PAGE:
Mark Field is a member of the Intelligence and Security Committee and MP for the Cities of London and Westminster.

Put to one side the recent Parliamentary frolics over signing up to George Osborne’s Charter for Budget Responsibility. Credible economic policy in the UK is thankfully secure as a consequence of a General Election outcome that confounded virtually everyone, pundits and participants alike. Thank goodness – for amidst relentlessly positive news stories heralding record high levels of employment, rising investment, sustained levels of overall growth and real wage increases, future economic recovery cannot be taken for granted.

In truth, any incoming administration in May would have faced an economic outlook almost as grisly as that inherited in 2010; the real relief is that this sense of uncertainty has not extended to the Government’s political survival.

With hindsight, it becomes clearer that the novel demands of peacetime coalition administration meant that too many economic problems were parked rather than solved over the past five years. Ultra-low interest rates, held at emergency levels now since March 2009, have also helped mask the true extent of the UK’s debt mountain and ongoing deficit financing.

Anyone under the age of thirty has been lulled into the false sense that these costs of borrowing are ‘normal’. Few realise the distorting effect that they is having on our economic recovery. In addition, the electorate have shown signs of austerity fatigue without realising that, collectively, we have barely begun to rebalance the UK economy away from reliance on consumption driven by rising property values, towards investment, infrastructure programmes and export-led growth.

As a consequence, one unhelpful number that ought to be giving rise to major disquiet within the Treasury is our persistent current account deficit. In decades past, this monthly statistic enjoyed a near-mythical importance and General Elections were regarded as being won and lost according to the calculation of this esoteric measure between what the UK spends overseas and what it earns. Today our current account deficit stands at 6.5 per cent of GDP, an historic high outside of wartime conditions. It is the most obvious indication that we are persistently living beyond our means.

One reason for this is that the UK’s overseas liabilities now exceed our assets, which for decades until the financial crisis had been a reliable source of dividend income into our public coffers. The continued importance of the UK’s global reach in financial and professional services makes it all the more critical that a pragmatic UK Treasury continues to promote a credible policy framework which enjoys the confidence of the capital markets.

The price for any loss in confidence would be instant and devastating. This level of current account deficit requires the reassurance of those overseas investors lending to the UK. Any suggestion that the policy prescription of Messrs Corbyn and McDonnell might hold sway would almost certainly rapidly result in a severe balance of payments crisis, which would soon feed into sterling rates. But – as Osborne will surely point out in his forthcoming Autumn Statement – we are by no means out of the woods. The subdued external demand, in both China and a slew of emerging markets, makes for a potentially turbulent time ahead.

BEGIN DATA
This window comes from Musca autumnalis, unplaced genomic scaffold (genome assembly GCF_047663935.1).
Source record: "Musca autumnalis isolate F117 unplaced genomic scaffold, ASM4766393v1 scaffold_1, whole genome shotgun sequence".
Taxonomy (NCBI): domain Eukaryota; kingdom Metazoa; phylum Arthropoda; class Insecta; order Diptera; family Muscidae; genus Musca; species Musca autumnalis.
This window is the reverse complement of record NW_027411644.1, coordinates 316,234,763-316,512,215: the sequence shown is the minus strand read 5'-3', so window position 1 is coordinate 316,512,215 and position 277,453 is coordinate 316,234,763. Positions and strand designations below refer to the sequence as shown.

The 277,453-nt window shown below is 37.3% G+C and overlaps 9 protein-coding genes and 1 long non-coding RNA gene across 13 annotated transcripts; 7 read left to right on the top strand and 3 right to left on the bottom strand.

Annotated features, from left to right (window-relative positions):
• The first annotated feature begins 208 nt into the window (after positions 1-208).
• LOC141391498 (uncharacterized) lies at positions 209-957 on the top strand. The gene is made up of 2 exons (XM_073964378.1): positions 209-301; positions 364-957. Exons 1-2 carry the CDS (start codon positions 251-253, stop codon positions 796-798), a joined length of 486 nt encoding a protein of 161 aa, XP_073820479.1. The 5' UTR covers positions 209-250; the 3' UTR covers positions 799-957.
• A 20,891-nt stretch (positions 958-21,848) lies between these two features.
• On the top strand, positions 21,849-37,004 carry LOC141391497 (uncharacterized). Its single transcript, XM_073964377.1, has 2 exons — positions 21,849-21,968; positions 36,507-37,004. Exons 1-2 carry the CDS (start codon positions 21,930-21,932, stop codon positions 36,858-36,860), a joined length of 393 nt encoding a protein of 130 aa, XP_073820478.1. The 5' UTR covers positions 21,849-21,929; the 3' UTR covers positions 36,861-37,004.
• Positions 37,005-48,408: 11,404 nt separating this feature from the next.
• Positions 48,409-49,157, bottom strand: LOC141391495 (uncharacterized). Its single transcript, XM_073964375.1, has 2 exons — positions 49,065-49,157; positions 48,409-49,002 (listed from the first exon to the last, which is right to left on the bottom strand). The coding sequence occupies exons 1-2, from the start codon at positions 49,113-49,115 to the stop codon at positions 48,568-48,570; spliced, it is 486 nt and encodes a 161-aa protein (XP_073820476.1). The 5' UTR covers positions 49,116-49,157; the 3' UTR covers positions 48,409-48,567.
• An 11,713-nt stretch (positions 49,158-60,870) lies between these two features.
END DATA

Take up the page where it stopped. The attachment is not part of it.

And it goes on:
During this early period of majority government, the Chancellor is rightly seeking to cut the deficit by means of sustained growth and further cuts in public spending. Substantial tax hikes will only be on the agenda if Plan A fails to have the desired impact on deficit reduction.

But remember this: there is no end in sight here in the UK to the era of emergency level interest rates. Continuing global economic strife underlines the Bank of England’s reluctance to raise rates with emergency levels of credit having now been sustained for over six-and-a-half years. By rights this should have set alarm bells ringing. But the flooding of capital into financial assets – and the enrichment of those holding bonds, stocks and especially real estate means that there is a conspiracy of silence over exactly what is happening out there.

Let’s face it: at a time when Barclays, RBS and others have been slapped with astronomical fines for rigging the markets in LIBOR and foreign exchange, we should not be blind to the fact that the most dangerous contemporary market rigging is being undertaken by central banks across the globe. Excessively loose monetary policy will eventually spark another financial crisis on a potentially more devastating scale. When all the normal market signals have disappeared under a mountain of cheap money, it remains nigh-on impossible to make a rational investment decision. Risk is being almost universally mispriced and before the world is very much older there will surely come a reckoning.

But as ever the real question is when precisely this reckoning will come. All of which points towards renewed political impetus to promote growth via infrastructure – one of the many dogs that failed to bark during the recent General Election campaign. Pity the Labour Party, whose gut instinct at the last election as we now know, would surely have been to promise vastly higher borrowing to help patch up the UK’s deteriorating infrastructure. However, Ed Miliband knew that even to suggest such action would have left Labour open to a tsunami of accusations that it was set on “more borrowing and more debt”.

Watch the Chancellor step into the breach in the months ahead and quietly indicate a willingness to exploit the ultra-low cost of borrowing by a UK Powerhouse Programme on high-tech infrastructure, roads, railways and perhaps even, following a final decision on the Davies Commission’s report, airport capacity…